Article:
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Tesla names director Denholm to replace Musk as board chair

Reuters 

By and Michelle Price

(Reuters) - Inc has named as board chair, fulfilling a demand by the to strip the job from Elon Musk, the electric car maker's wayward who has dragged the company through months of turbulence.

The appointment was required as part of a September deal struck with the securities regulator to settle fraud charges against Musk and Legal experts said it was unclear if Denholm, who has been on Tesla's board for four years, was independent enough for Tesla to comply with the court-approved settlement.

Denholm, 55, joined an in 2014 and is the head of its audit committee. She was paid almost $5 million, mainly in stock options, by the company last year, making her the highest remunerated of its board members.

She is chief at Australian telecoms firm and previously worked for in Australia, according to her profile. She will resign from Telstra to take the Tesla role full-time.

Whether she is independent enough to rein in public outbursts by Musk - who mocked the SEC as the "Shortseller Enrichment Commission" on after the fraud charge settlement - is an open question.

Denholm sat on the board when Musk set production targets for the Model 3 car that were not met, and also when the tweeted that he had secured funding to take Tesla private, which prompted the SEC to file fraud charges against him.

The court-approved settlement of those charges requires Tesla to certify in writing that it has appointed an "independent" and to provide evidence and exhibits to make its case.

While the definition of "independent" is typically broad, legal experts suggested the court could ultimately conclude Tesla was not in compliance with the letter of the settlement.

"It does violate the spirit of the settlement, which was to change the culture of the board so there was a check on Musk's worst instincts," said Stephen Diamond, a at

The SEC declined to comment beyond the court judgment.

Musk, who remains Tesla's biggest shareholder and the driving force behind its ambitious plans to reshape and car transport, tweeted https://com/elonmusk/status/1060452014642016256 his approval of the appointment.

"Musk, I believe, has a ton to do with the selection and he wants to be sure that they can see eye-to-eye," said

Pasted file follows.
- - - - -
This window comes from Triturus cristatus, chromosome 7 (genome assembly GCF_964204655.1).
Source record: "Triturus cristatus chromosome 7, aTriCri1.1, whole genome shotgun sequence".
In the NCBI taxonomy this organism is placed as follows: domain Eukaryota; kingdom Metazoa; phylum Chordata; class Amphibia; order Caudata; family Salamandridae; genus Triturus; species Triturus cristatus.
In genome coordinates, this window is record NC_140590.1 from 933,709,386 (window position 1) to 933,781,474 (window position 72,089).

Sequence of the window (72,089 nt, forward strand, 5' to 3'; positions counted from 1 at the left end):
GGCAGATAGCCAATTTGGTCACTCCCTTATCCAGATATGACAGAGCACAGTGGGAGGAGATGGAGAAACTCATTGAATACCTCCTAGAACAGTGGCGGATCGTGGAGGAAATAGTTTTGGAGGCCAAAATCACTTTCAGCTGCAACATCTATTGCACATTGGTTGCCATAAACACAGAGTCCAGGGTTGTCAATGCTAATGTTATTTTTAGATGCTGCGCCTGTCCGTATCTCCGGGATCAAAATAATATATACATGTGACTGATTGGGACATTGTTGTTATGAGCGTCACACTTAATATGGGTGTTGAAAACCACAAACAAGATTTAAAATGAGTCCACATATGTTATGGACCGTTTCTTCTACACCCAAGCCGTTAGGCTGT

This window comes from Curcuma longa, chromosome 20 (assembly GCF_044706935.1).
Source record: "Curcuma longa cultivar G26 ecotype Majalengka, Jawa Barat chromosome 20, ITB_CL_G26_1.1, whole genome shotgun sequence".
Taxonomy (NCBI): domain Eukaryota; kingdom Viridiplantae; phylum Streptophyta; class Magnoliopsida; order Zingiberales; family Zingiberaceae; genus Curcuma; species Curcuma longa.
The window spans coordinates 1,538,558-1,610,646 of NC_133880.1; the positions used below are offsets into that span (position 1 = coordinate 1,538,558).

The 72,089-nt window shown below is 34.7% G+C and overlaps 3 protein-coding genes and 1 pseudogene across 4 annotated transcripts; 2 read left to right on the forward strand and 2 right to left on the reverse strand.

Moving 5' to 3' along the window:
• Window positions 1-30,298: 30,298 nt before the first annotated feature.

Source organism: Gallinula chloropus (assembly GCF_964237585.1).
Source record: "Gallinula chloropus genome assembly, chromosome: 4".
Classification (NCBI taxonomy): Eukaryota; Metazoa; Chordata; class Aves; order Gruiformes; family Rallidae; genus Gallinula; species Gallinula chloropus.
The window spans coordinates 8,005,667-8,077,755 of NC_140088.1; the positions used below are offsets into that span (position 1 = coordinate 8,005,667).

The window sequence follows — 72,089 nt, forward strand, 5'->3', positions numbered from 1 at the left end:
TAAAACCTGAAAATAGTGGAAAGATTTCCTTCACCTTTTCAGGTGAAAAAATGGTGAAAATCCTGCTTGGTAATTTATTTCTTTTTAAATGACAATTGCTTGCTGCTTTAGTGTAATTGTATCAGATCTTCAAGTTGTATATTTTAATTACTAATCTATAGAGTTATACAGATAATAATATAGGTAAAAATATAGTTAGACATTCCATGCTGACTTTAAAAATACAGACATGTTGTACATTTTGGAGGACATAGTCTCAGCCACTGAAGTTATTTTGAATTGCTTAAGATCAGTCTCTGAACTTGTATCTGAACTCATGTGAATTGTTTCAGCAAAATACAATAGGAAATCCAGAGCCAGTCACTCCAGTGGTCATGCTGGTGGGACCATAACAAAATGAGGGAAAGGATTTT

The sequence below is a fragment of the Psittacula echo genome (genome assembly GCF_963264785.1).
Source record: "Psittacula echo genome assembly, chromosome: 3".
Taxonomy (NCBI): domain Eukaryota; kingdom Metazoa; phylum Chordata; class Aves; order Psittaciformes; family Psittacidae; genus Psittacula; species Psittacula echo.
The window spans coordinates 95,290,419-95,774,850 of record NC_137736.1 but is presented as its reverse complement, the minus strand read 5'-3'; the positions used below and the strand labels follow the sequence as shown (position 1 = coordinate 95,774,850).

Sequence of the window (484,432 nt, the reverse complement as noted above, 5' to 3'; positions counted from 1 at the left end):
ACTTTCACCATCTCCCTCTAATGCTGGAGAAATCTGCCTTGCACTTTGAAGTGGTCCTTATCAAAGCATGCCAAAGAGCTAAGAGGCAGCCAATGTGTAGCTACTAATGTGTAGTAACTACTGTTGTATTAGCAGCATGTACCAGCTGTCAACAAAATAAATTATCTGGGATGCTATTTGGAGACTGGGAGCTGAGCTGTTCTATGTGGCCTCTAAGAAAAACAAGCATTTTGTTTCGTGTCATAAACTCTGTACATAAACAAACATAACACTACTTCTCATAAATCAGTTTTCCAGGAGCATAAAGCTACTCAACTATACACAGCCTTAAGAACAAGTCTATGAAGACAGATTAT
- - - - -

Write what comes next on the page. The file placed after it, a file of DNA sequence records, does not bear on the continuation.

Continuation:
Top proxy advisers and Glass, had each classified Denholm as an "independent" of Tesla in reports to the carmaker's investors earlier this year.

HUMBLE BEGINNINGS

Denholm pumped petrol at her parents' filling station before going on to study at and joining accounting firm

Since then, she has worked at maker , network gear firm and computing firm She has also been for

Telstra said when he appointed her: "Robyn has a proven track record as a focused on "

Patricia Lenkov, however, said that Denholm likely was not the right pick for the job, arguing Tesla needed a figure with more experience dealing with strong founders.

"There might be an element of risk here. She's not a proven entity in this kind of work," she said.

While Tesla is finally starting to make good on Musk's promises on production of the Model 3 sedan, seen as crucial to the company's future, it has lost senior executives for sales, human resources, and in recent months.

Its for was reported last month to have left.

"We view the fact that Denholm has prior industry experience with positively," said Garrett Nelson, adding it made sense that Tesla should seek to avoid the risk of a genuine outsider clashing with Musk.

The Silicon Valley billionaire's gift for self-promotion has made Tesla one of the world's most talked-about businesses but also caused public spats with journalists, analysts, Wall Street investors and even

He is being sued for calling one of the divers behind this year's Thai cave rescue a "pedo".

According to The Australian newspaper, Denholm said the only things that really disappoint her are rudeness and waste.

"Politeness costs you absolutely nothing. It doesn't matter whether you are the most senior person in the room, or the most junior," she told the paper in an interview a few years ago.

Tesla shares closed up about 1 percent at $351.40.

(Additional reporting by and in Bengaluru, Melanie Burton in Melbourne, and Jan Wolfe in Washington, and Ross Kerber in Boston; Editing by and Bill Rigby)

(This story has not been edited by Business Standard staff and is auto-generated from a syndicated feed.)

First Published: Fri, November 09 2018. 03:54 IST
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